He was thirsty, too, something that happened a lot in books, but his dry throat bothered him more than it had ever seemed to bother any character.

And, unlike in books where random brigands and monsters jumped out just when things got unbearably dull, there was nothing to fight except for clouds of gnats, several of which Zach was pretty sure he’d accidentally swallowed.

Also, it wasn’t like they were walking through the awesome vistas of Middle Earth—a forest full of Ents or elves, a mountain pass brimming with orcs and ice—they were mostly walking past industrial buildings and a bowling alley. Eventually the warehouses thinned out until it was just highway on one side and water on the other. They kept heading along the road, pausing occasionally to kick rocks or adjust their backpacks.

Alice was walking ahead, with Zach behind her. She had a blade of grass and was trying to turn it into a whistle, a trick she claimed her uncle could do. So far all she’d managed was to make a lot of spitting noises.

“I had an idea,” Poppy said, speeding her pace to draw even with Zach. She was still carrying the Queen, the doll settled against her hip like it was a child. He tried to keep his gaze from going to it. “About William. About who his father is.”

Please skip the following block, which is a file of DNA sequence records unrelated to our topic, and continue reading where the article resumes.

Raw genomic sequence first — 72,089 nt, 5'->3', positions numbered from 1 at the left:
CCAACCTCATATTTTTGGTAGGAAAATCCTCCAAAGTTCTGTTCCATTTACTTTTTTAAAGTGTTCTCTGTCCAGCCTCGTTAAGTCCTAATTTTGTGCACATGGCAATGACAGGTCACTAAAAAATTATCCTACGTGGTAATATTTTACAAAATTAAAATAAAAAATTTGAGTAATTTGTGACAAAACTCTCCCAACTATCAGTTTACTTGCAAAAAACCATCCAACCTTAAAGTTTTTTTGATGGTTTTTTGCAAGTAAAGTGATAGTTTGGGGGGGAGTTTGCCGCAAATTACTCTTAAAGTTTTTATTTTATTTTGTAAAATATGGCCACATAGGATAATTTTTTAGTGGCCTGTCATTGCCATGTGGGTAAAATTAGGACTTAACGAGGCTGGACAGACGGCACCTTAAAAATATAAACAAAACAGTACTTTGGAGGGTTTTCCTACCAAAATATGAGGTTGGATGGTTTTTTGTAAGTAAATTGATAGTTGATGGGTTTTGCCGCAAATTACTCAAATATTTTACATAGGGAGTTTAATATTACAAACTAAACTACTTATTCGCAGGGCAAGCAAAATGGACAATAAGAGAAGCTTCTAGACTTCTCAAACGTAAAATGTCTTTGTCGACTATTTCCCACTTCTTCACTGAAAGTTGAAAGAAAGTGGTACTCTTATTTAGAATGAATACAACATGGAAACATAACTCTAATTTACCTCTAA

“You promised not to talk about the game.” He was tempted to, though. He wanted to know how the story would have ended, since he’d never get to play it. And he was bored.

“No,” Poppy said with a trickster’s smile. “I agreed not to ask why you stopped playing. And I didn’t.”

Zach sighed. He was arguing because he thought he should, not because his heart was really in it. “I guess I had some ideas too,” he admitted.

Poppy looked at him with astonishment. “You did?”

“He’s my character, after all. But even if his father is the king of the whole Gray Country, he’s going to stay a pirate. He’s happy where he is, on the Neptune’s Pearl. No dad is going to change that.”

Poppy was looking at him oddly, like she wanted desperately to ask why he thought about any of this stuff, since he’d said he didn’t want to play anymore. But for once, she was smart and didn’t. “Even if his father was the Duke of Deepwinter Barrow?”